Two traditional desserts came together to the delight of the palates of millions of Peruvians and tourists. What is the origin of our delicious cocktail?

The perfect combination exists and was discovered by the Peruvians. La mazamorra morada y el arroz con leche are two traditional desserts of Peruvian gastronomy that together form the famous combination. Each of them has its own history and personality, dating back several centuries.

El Arroz con Leche:

El arroz con leche (a slow-cooked dessert of milk, rice and sugar) began its history in Asia. It was the Arabs who made it known to Spain during the Muslim occupation of the Iberian Peninsula, between 711 and 1492.

From Spain it reached Peru and the rest of the New World. Today there are several varieties of rice pudding throughout Latin America, each with its own particularities. In Peru, in addition to the traditional one, we also have a variety called “arroz zambito”, which includes chancaca, a kind of dark-colored paste derived from the juice of sugar cane.
In our country, rice pudding has become popular since the time of the Viceroyalty. Since then, it has been part of the national cuisine and Peruvian culture, and has been adapted to local customs.

Even Ricardo Palma, in his Peruvian Traditions, mentions the famous dessert. One of his stories tells the story of a friar who, in 1615, was imprisoned in the convent because of his licentious life. Visiting a dying friend, who was acting like his buddy in adventures, he said, “What the hell, man! I come for you to take you to a party, where there are girls with rice pudding and cinnamon. The friar, «bringing the bottle of liquor closer to the patient’s mouth, made him take a good sip.» And so, between drinks, the deceased “bequeathed half of his estate to the convents, which in those days was enough for a Christian to have Saint Peter open the gates of heaven wide open.”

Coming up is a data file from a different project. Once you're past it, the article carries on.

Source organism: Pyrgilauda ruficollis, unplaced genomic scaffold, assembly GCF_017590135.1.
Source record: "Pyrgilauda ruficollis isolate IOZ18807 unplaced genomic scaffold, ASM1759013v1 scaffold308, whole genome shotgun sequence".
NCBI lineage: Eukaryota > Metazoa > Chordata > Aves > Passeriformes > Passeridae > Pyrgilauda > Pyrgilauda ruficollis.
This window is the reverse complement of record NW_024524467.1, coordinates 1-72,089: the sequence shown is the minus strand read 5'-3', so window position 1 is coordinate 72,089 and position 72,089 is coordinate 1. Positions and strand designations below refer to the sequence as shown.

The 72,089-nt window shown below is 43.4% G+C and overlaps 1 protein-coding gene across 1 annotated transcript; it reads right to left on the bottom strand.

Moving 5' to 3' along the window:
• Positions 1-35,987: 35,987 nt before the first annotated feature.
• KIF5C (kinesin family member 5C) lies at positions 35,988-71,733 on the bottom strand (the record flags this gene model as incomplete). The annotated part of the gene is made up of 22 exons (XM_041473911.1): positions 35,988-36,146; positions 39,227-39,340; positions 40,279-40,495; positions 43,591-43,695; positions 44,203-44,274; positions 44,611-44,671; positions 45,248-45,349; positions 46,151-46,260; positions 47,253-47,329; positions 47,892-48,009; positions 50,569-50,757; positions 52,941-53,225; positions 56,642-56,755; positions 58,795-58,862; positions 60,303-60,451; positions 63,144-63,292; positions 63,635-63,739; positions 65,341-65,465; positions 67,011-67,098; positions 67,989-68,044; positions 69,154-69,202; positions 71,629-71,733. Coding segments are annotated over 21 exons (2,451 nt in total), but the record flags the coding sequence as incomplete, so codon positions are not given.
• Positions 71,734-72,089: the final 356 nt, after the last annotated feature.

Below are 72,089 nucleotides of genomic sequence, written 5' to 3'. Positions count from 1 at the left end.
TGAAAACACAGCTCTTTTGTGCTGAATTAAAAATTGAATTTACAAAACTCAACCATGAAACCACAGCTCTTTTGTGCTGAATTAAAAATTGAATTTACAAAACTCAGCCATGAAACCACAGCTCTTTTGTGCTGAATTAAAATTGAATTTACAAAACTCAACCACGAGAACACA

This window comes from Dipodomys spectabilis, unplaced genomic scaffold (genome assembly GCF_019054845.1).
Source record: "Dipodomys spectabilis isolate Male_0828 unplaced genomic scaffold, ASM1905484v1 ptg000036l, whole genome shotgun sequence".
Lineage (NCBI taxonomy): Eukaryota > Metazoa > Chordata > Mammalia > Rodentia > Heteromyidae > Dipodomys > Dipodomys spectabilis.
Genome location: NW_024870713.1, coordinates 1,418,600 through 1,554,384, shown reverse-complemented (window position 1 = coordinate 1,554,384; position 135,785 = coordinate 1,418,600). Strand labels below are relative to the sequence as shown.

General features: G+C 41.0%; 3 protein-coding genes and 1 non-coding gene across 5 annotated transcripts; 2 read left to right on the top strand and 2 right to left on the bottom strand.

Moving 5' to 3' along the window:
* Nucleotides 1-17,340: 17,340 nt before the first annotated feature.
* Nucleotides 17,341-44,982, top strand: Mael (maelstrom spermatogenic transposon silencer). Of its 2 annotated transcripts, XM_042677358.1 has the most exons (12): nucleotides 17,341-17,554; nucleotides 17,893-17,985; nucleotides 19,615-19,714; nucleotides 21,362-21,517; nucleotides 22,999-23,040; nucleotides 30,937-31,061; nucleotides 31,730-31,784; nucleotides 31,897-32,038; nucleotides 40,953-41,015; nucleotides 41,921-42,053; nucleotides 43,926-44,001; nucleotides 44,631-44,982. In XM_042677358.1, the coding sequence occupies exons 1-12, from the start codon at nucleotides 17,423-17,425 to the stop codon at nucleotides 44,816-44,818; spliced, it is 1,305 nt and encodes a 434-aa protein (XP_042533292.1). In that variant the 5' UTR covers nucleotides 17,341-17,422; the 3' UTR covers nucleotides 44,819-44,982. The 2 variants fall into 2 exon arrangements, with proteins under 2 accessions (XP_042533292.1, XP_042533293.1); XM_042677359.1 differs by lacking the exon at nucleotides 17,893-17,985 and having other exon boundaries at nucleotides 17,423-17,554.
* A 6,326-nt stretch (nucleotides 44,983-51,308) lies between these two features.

La Mazamorra Morada:

The other half of the Peruvian favorite dessert is la mazamorra morada. Its history is linked to pre-Hispanic cuisine, since corn was a very important ingredient in the Inca culture and in its predecessors throughout the national territory. Purple corn, native to the Andes, gives the mazamorra its characteristic tone.

Before the arrival of the Spanish, the ancient Peruvians already prepared a dessert similar to what we know today as mazamorra, but it was made from yellow corn and was called ishkupcha. After the conquest, the recipe changed and ingredients brought by the Spanish were added, such as cloves, cinnamon and quince. The variation was also created with this curious purple corn that ended up making the dessert even more popular. Today it is part of our gastronomy and we cannot live without it.

The combination of both desserts is also known throughout the country as «clásico», the same name given to the soccer match between the two most important clubs in the country, Alianza Lima and Universitario de Deportes. This is because the purple colors of the mazamorra and the cream of the rice pudding represent the jerseys of both teams.

The mixture of Andean, Spanish and Asian ingredients gave birth to the combined or classic. This fusion and the great variety of cultures present in a dish are what make the national gastronomy conquer the world. The soft texture of the porridge and the creaminess of the rice pudding combine as well as the diversity of our origins as Peruvians.